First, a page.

Turns out I've gotten even worse at updating my blog. Good
thing it's a leap year so I get an extra day, right? Let the
Last time I checked in was 2/16. So let's start with 2/17.
Another lovely day in Eldoret, highlighted mostly by a really cool
fireside chat and discussion about the 2007-08 post-election
violence. If you have not gathered from my previous posts, I find
Joe Mamlin to be a fascinating man and could listen to him tell
stories for days on end. Joe, his wife Sarah Ellen and Francis, one
of the many Kenyans closely tied to IU House, told their stories
and talked about the implications of tribalism in Kenya. Despite
the central theme of the discussion, I think it's safe to say we
all left House 1, the home of Fireside Chat, with a lot of hope for
the future of this country and the relations of its people going
forward. Sitting around talking about difficult social issues and
asking probing questions is not something we often do in medicine
(at least in the US). I have come to relish Wednesday evenings at
IU House- not only because Wednesday means catered food from some
fantastic Eldoret restaurants- but because it gives us a chance to
think about things we don't often confront. It's a refreshing
Last weekend, 2/19-21, was really boring. A group of 13 of
us- five IU students and two residents, two Brown students, three
Toronto students and one Georgetown resident- set out on Friday
afternoon for Lake Naivasha, about three hours south of Eldoret. On
Saturday we hiked up to and around the rim of Mount Longonot, a
volcanic crater near the lake. The hike was roughly 10k and a bit
more challenging than our guides told us ahead of time, but also
incredible. One poor woman (from another party) sprained her ankle
on the way down. Lucky for her, there were 12 doctors/soon-to-be
doctors with first-aid kits in their backpacks (not me
specifically- I'm not that responsible) immediately behind her who
gave her a cooling pack and ibuprofen, then quickly orchestrated a
mad dash to the cars below for an Ace bandage and helped carry her
down to meet a vehicle driving up.
In the afternoon we took a pleasant and relaxing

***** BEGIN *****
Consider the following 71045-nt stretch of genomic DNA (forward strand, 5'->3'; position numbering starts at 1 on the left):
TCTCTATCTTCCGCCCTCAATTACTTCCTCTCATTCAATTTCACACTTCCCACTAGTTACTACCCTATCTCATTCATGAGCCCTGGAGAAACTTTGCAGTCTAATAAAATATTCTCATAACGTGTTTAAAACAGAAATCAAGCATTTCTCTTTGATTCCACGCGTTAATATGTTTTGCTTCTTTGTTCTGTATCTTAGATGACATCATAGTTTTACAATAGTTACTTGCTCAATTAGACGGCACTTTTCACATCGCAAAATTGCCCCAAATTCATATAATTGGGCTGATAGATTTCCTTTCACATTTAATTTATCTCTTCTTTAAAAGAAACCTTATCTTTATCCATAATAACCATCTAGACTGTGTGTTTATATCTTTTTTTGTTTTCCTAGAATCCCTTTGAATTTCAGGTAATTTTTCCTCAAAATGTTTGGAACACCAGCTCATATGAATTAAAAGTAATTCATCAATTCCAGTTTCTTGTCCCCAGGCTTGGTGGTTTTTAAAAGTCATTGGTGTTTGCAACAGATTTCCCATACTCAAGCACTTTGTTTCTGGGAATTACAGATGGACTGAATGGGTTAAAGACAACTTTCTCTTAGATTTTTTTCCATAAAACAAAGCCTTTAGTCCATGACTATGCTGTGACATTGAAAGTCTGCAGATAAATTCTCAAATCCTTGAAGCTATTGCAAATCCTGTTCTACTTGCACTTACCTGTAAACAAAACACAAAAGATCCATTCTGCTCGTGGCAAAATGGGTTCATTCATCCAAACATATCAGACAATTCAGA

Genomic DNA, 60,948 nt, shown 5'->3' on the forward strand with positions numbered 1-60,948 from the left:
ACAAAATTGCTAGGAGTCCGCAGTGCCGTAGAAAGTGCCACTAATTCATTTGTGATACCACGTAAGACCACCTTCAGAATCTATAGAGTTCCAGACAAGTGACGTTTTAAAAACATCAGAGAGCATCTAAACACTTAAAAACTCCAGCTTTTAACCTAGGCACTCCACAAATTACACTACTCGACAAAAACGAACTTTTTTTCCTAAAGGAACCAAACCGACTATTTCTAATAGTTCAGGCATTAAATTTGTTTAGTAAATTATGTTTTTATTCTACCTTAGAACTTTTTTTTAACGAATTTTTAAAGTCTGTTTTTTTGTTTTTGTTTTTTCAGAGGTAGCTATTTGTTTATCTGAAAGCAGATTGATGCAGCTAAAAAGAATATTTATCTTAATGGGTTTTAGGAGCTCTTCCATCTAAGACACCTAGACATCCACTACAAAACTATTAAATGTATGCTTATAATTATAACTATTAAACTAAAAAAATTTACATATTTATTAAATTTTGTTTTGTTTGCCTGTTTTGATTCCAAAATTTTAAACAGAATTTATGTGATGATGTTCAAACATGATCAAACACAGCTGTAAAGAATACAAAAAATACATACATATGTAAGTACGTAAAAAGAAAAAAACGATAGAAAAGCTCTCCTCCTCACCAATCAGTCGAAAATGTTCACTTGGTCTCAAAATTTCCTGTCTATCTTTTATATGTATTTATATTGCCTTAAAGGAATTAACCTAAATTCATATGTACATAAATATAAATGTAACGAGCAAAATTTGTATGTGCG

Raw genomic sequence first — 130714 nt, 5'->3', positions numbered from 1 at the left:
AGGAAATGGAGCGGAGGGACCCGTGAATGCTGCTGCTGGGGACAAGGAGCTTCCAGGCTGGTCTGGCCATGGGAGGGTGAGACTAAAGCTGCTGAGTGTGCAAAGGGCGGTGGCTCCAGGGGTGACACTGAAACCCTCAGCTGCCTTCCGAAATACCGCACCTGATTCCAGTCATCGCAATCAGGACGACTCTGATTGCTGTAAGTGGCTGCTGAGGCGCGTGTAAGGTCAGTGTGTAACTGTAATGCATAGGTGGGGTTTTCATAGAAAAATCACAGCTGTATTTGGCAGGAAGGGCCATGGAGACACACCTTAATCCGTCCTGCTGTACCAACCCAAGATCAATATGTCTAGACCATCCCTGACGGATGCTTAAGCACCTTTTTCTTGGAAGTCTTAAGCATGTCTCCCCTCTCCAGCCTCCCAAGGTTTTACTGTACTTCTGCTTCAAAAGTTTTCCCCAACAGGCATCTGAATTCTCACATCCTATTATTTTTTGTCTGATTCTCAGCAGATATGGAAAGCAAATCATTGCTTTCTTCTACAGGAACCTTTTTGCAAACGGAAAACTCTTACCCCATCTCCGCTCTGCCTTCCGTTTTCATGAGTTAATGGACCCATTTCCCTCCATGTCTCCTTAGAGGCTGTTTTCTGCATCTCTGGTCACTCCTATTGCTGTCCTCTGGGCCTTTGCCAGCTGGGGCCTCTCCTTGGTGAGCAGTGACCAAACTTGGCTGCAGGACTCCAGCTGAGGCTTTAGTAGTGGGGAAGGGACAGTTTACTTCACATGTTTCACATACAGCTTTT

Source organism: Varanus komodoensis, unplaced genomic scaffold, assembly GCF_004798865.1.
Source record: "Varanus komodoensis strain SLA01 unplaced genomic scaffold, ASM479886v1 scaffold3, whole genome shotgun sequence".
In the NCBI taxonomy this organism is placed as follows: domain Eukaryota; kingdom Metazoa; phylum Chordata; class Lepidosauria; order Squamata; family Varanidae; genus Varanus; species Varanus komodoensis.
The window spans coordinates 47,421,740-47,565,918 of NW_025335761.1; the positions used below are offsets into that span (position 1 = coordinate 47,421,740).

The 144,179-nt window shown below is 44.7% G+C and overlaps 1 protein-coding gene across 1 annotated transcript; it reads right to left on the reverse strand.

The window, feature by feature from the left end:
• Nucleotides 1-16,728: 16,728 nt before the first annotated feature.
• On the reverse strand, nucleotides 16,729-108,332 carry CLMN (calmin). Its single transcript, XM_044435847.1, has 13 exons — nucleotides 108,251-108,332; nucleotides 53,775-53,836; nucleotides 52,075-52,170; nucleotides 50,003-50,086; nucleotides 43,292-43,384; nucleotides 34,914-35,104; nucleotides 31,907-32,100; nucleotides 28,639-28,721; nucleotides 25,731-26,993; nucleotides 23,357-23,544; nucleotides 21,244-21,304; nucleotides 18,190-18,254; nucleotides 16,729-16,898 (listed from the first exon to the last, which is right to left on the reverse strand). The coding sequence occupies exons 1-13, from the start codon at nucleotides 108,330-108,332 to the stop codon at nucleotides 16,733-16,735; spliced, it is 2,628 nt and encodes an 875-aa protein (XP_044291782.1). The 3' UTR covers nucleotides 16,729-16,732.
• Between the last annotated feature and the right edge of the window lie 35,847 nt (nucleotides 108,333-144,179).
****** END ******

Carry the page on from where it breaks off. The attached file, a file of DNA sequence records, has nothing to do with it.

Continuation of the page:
boat ride across Lake Naivasha to Crescent Island, which you may
know as the set of the movie Out of Africa, a
tortuously long film about Meryl Streep falling in love with Robert
Redford and getting syphilis. Despite Meryl's STD history, the
island is quite remarkable. It is home to hippos, zebras, giraffes,
antelopes, waterbucks, numerous birds, and lots of other species
that roam around freely. Humans too are encouraged to walk amongst
the animals, as we did.
On Sunday we went to Hell's Gate National Park and rode
bikes (look out- warthogs crossing the road!) to a gorge that we
then hiked into. Apparently "the real pride rock" from Lion King is
somewhere near this area but I'm still confused as to how people
keep assigning the term "real" to a cartoon.
So anyway, super boring weekend. Don't know why I
Last week was pretty interesting on the wards because of
exam week for the students. In the US, we occasionally have
practical clinical skills exams where we examine fake patients who
are just actors with no real complaints or physical findings. We
basically pretend to do the physical exam and are told what one
would find if this patient truly had X and use our gathered history
and physical to proceed. Here at MTRH, the entire ward is available
for testing. So when I showed up to round on Thursday, half our
patients were hurriedly being examined by anxious fourth years,
nervously listening intently to heart sounds that would actually be
test material. The student then presents his/her patient to two
attendings ("consultants") who proceed to grill the student until
he/she gets a question incorrect. It's basically oral board exams
and a clinical skills assessment in one. My sixth year colleagues,
Dennis and Sheila, shared with me their respective exam horror
stories from their fourth year while we were on call one night and
I vowed then and there to never complain about an American medical
exam again. Dennis' surgery exam ended when one particularly picky
surgeon asked him what the dimensions of a full bladder are (for
the record, I'm pretty sure that isn't a real fact. If it is,
Dennis still does not know the correct answer).
Once again, Fireside Chat was a fantastic night. Last
week's discussion was a special edition "Humanities Night," which
happens biannually, usually in conjunction with a visit from Dr.
Peter Kussin, an intensivist from Duke who is one of the more
interesting people I've ever met. Humanities Night is a Dr.
Kussin-driven effort to delve into our non-medical skills and show
off some of our more creative endeavors. We have an amazingly
talented group of musicians, poets, writers, artists and thinkers
here. Again, wildly refreshing.
After witnessing a week of exam mayhem (which is
exhausting enough to watch- I can only imagine participating) we
spent Saturday at a retreat center in the Kakamega rainforest,
about two hours from Eldoret. It was an amazing setting. Highlight
of the weekend was the sunrise hike we did Sunday morning and being
able to watch the sun come up from a hilltop high above the rest of
the rainforest. Can't really ask for much more.
Today we all switched to our new rotations. I have moved
on to pediatrics (the land of small patients who can't tell you
what's bothering them). We have said goodbye to fellow IU student
Adam, as well as the two Brown students, but will be gaining
another IU student, two more from Brown and a few more from Mt.
Sinai by the end of the week.
Not much else to report. I hope you used your leap day
"As you get older, it isn't so much death that you fear
but the failure to live."